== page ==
June 4, 2015
30-year-old Ymmacula Pierre was on duty in July of 2014 when she was called to conduct a “wellness check” on 65-year-old Kenneth Sanden. Sanden’s family had requested the check. When Pierre arrived, Pierre found him dead. According to the prosecution’s allegations, she obtained his credit card information after notifying his family of his death.
Pierre purchased a $3,282 diamond ring from Zales.com using the Mastercard information. She planned to have it shipped to her boyfriend’s apartment. Before it arrived, Sanders’ niece received a fraud notification, called Zales, and the company contacted FedEx to cancel the shipment.
A months-long investigation found that the IP address used to purchase the ring originated from Pierre’s boyfriend’s apartment. The packaged was addressed to that location, as well.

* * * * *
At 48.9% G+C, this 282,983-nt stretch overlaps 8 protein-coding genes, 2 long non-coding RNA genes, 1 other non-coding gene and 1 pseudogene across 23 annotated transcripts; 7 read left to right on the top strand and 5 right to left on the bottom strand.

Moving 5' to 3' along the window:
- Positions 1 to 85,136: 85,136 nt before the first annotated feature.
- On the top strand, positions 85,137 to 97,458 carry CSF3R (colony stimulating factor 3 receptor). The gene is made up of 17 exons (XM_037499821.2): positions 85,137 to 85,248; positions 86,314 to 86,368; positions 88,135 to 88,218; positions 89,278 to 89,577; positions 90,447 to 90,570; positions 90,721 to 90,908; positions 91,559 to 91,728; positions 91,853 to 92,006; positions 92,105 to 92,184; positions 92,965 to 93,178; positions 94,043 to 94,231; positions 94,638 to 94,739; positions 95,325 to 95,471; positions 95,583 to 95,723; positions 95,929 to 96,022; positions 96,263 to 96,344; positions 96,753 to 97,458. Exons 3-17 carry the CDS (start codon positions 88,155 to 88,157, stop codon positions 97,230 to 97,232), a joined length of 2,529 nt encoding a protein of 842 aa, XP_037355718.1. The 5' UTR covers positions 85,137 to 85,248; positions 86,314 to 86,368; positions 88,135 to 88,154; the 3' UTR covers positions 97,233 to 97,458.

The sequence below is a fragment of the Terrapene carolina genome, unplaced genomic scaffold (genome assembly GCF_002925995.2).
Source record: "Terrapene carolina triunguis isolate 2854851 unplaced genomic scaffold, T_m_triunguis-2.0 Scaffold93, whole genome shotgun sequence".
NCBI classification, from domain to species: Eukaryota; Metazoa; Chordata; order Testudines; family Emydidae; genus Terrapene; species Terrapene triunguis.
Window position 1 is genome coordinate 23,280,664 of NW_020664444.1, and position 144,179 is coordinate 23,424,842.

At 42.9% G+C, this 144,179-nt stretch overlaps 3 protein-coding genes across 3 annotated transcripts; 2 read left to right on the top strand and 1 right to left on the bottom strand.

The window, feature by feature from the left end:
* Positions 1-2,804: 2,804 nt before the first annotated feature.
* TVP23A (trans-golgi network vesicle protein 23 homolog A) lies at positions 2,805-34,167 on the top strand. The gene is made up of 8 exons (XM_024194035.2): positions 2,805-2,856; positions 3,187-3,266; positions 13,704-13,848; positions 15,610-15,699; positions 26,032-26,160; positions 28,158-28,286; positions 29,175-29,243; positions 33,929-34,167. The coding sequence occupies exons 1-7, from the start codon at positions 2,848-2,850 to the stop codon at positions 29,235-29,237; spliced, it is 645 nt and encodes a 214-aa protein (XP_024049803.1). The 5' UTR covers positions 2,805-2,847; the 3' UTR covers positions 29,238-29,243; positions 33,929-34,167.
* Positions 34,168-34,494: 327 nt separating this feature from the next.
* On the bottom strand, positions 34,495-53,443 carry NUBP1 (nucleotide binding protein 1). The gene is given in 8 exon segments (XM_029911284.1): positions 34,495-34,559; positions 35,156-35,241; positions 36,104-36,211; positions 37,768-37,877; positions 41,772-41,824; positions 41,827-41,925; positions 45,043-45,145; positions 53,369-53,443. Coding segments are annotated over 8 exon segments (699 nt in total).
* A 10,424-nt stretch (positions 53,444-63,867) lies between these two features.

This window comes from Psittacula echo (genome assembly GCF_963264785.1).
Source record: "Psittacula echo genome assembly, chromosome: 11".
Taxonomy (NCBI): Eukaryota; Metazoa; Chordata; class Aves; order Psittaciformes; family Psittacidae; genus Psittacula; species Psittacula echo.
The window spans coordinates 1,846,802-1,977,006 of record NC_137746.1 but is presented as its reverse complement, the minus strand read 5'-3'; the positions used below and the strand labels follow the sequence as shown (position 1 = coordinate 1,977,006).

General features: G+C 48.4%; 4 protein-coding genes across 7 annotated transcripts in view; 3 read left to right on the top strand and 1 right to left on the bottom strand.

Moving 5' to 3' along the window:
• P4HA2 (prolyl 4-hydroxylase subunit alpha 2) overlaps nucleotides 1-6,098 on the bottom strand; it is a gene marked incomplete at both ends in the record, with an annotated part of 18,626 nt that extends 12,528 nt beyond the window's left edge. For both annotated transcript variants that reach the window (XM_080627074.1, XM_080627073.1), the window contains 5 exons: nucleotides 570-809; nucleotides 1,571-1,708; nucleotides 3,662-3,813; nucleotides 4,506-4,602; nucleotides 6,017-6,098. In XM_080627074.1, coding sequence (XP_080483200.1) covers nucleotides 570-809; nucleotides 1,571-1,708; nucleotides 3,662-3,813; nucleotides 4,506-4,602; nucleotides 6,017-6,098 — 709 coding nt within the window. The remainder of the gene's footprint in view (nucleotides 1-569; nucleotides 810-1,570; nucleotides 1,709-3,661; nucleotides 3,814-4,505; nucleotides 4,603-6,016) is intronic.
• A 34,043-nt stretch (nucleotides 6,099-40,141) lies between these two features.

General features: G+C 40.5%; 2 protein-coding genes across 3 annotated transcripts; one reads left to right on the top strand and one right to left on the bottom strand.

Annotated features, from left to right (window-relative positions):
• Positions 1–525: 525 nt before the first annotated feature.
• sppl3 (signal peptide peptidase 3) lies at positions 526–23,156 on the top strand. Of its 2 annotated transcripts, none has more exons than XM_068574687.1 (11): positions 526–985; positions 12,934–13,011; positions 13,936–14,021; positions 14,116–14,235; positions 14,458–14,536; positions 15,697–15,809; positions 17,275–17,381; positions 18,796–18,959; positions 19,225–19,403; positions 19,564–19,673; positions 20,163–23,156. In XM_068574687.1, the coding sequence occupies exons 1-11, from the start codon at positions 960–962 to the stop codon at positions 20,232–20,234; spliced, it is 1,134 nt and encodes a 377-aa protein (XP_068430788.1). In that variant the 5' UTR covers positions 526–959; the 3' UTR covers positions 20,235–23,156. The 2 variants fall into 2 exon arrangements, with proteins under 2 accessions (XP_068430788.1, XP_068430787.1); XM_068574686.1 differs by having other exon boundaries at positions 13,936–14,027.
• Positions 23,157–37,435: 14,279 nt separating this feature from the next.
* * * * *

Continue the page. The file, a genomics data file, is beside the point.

This week, Pierre plead not guilty to charges of official misconduct, identity theft, and possession of stolen property. Her lawyer maintains she is a “wonderful person.” Pierre, a three-year veteran of the NYPD, was released on her own recognizance but still faces the charges and suspension from the department.
Evan Oppenheimer, Sander’s neighbor, told the New York Daily News that
“We trust that the police be there when we need them. This is just wrong, to take advantage of Ken. It’s a horrible thing to do, to someone who can’t take care of himself.”
While the story of a police officer stealing the credit card of a dead man she was tasked with serving is concerning, what is more unsettling is that her punishment is worse than that of many violent officers. Police around the country who shoot and often kill unarmed men are frequently suspended with pay while investigations are conducted. They rarely face indictment, let alone conviction. If authorities pursued these officers with the same enthusiasm as they have Pierre, perhaps police would not have killed nearly 400 civilians this year.
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